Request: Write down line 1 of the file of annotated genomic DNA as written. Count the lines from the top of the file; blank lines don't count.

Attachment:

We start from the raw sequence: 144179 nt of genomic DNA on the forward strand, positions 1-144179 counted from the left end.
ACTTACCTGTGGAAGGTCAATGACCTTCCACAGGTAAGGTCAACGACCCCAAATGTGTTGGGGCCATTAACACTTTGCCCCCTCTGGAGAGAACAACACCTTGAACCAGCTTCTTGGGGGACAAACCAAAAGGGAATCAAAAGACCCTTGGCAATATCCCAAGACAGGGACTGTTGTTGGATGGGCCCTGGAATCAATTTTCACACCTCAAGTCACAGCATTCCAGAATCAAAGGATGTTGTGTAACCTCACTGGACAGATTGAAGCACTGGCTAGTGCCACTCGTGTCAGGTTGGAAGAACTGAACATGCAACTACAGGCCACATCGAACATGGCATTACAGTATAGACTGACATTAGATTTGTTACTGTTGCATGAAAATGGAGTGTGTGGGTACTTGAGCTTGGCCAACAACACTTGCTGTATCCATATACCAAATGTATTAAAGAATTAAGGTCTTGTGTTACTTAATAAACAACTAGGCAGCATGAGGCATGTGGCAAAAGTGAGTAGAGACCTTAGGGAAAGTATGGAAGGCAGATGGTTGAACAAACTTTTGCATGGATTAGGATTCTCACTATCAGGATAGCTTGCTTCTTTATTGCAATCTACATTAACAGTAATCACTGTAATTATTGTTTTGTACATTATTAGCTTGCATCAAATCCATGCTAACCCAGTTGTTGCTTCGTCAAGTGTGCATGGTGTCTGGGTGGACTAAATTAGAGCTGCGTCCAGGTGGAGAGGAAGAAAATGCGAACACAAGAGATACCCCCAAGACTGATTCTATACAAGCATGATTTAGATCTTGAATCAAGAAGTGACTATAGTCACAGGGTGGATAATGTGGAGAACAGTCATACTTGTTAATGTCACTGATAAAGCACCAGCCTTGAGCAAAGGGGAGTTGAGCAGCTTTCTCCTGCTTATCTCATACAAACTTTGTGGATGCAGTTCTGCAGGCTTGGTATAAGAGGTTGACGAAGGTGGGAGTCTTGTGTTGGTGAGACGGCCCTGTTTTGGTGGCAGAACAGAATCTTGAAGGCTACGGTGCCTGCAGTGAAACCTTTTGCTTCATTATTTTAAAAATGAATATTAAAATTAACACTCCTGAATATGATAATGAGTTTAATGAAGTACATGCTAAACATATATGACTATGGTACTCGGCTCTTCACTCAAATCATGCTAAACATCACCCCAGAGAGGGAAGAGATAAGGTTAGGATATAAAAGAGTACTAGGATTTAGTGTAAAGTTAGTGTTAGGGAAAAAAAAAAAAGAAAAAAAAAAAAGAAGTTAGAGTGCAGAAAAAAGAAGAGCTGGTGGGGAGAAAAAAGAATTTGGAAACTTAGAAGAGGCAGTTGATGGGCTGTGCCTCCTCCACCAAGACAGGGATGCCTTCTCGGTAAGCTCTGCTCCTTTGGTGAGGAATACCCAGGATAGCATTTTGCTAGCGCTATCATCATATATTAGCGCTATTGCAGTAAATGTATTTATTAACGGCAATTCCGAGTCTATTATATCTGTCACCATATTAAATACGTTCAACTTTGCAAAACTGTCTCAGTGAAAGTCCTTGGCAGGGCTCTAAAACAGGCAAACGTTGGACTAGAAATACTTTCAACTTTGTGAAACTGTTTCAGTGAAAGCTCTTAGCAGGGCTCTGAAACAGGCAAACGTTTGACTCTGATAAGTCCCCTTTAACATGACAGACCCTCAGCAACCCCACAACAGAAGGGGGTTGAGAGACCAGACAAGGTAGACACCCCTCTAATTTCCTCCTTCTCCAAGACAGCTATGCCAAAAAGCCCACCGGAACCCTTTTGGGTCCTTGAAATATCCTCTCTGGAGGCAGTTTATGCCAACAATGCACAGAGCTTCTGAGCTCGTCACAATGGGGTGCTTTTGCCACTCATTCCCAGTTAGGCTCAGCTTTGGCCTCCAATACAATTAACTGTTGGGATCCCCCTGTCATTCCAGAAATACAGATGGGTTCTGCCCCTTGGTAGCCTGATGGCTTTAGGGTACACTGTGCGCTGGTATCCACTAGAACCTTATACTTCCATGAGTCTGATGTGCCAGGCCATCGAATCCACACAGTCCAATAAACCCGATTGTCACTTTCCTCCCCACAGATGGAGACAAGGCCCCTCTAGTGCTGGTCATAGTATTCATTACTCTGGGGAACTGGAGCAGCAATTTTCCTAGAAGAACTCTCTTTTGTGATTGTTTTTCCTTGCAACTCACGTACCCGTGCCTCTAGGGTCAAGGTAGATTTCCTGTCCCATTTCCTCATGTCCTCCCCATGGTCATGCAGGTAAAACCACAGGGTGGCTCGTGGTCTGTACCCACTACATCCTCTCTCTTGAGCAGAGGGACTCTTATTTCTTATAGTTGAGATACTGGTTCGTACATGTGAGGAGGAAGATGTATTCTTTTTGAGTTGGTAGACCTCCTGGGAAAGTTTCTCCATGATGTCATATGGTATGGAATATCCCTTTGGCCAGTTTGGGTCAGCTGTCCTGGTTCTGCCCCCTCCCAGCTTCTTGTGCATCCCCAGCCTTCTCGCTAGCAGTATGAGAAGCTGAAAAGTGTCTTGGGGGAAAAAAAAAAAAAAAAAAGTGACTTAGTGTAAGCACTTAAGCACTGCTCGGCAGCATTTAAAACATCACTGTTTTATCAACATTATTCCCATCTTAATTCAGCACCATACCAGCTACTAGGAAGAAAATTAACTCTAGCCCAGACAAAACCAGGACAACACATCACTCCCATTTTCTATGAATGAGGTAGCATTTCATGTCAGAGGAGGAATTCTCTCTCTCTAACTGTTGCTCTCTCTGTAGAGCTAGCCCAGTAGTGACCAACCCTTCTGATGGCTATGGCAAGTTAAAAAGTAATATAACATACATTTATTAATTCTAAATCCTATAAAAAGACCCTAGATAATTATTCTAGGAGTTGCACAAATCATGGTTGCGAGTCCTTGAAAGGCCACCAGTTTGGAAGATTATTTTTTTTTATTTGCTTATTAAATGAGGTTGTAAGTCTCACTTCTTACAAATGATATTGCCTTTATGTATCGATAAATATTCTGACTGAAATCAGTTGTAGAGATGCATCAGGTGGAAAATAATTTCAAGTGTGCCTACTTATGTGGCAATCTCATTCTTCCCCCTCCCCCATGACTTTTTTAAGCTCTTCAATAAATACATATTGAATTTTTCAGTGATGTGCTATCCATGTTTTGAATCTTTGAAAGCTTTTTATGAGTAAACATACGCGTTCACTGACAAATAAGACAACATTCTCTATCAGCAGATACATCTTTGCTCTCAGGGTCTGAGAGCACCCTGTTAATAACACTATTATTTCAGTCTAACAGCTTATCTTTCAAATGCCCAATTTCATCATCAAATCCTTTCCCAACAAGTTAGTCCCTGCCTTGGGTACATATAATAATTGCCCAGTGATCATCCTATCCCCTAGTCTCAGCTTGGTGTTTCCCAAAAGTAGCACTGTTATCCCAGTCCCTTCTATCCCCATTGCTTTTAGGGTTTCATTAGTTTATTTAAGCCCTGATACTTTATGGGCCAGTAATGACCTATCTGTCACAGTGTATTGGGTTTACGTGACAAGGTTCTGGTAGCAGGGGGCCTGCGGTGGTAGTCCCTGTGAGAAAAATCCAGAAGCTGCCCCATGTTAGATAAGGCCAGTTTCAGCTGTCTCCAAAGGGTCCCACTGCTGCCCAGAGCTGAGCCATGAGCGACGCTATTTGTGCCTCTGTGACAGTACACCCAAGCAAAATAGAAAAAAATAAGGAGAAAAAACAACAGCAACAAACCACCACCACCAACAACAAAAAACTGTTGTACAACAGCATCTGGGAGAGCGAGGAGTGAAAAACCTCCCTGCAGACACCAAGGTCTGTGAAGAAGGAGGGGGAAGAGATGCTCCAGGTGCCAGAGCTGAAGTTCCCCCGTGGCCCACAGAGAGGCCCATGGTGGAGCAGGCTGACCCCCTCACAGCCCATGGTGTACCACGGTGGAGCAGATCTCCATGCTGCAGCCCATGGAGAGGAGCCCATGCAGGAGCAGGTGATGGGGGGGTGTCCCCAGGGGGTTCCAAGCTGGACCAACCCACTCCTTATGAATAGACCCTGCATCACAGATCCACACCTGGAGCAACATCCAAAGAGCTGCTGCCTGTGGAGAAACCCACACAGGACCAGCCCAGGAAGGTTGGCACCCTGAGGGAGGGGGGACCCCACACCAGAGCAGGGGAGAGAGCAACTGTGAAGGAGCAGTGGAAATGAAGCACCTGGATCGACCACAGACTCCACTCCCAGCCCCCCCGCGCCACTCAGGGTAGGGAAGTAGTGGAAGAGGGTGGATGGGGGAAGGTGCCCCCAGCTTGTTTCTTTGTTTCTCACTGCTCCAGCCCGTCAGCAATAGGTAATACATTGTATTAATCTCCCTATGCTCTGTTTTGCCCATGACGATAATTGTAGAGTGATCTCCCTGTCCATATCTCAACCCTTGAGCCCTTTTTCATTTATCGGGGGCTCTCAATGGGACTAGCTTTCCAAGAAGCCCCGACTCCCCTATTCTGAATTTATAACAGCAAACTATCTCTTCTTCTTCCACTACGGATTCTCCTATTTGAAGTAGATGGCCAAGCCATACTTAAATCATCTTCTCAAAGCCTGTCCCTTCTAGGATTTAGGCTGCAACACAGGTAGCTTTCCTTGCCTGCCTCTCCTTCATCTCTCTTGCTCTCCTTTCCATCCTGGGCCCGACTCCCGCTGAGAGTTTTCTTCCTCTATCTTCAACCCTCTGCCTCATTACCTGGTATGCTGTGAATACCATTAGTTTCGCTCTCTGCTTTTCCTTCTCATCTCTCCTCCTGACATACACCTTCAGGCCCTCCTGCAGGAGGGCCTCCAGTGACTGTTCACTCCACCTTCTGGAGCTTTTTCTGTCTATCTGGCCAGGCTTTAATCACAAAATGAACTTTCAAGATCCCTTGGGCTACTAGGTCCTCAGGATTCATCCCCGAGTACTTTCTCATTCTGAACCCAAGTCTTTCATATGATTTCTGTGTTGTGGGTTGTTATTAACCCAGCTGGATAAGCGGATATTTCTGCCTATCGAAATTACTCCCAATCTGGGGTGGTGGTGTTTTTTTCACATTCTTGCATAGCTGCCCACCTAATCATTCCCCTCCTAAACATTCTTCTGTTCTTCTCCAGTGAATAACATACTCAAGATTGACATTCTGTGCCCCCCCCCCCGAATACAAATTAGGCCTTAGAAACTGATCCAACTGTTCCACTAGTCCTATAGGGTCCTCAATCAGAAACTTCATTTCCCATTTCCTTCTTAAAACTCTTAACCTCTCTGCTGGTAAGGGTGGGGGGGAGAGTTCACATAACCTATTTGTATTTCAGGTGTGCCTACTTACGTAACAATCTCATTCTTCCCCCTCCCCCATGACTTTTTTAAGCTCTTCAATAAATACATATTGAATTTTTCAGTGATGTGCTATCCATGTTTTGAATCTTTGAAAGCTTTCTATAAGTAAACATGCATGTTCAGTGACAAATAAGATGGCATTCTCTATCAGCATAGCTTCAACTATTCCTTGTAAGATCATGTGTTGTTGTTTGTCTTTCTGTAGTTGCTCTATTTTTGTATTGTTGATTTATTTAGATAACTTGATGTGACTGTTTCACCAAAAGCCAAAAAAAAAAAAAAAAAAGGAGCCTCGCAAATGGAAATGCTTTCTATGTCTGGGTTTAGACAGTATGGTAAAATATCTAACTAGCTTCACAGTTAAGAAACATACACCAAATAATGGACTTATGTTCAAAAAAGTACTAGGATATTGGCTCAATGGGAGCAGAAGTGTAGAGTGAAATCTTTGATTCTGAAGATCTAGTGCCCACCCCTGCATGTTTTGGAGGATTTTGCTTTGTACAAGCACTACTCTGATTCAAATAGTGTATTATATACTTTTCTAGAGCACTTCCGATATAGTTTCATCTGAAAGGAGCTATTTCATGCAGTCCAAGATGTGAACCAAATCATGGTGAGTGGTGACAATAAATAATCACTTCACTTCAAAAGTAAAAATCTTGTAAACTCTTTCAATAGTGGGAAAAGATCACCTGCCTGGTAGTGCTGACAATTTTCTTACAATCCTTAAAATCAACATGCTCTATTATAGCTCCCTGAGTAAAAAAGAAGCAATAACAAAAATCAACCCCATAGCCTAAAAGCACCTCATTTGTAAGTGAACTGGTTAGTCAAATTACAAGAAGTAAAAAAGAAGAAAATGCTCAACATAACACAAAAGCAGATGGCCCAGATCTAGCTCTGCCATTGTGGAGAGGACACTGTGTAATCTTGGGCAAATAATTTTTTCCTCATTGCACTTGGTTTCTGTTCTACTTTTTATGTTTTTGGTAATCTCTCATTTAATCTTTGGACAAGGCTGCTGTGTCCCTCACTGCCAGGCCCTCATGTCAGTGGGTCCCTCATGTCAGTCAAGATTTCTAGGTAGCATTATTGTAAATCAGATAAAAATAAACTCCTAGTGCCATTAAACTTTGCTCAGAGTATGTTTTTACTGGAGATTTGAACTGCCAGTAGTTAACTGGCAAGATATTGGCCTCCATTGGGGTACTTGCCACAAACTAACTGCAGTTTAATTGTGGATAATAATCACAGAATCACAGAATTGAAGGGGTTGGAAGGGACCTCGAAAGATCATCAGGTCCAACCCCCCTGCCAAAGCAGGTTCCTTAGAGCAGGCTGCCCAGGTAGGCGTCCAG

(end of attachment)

We start from the raw sequence: 144179 nt of genomic DNA on the forward strand, positions 1-144179 counted from the left end.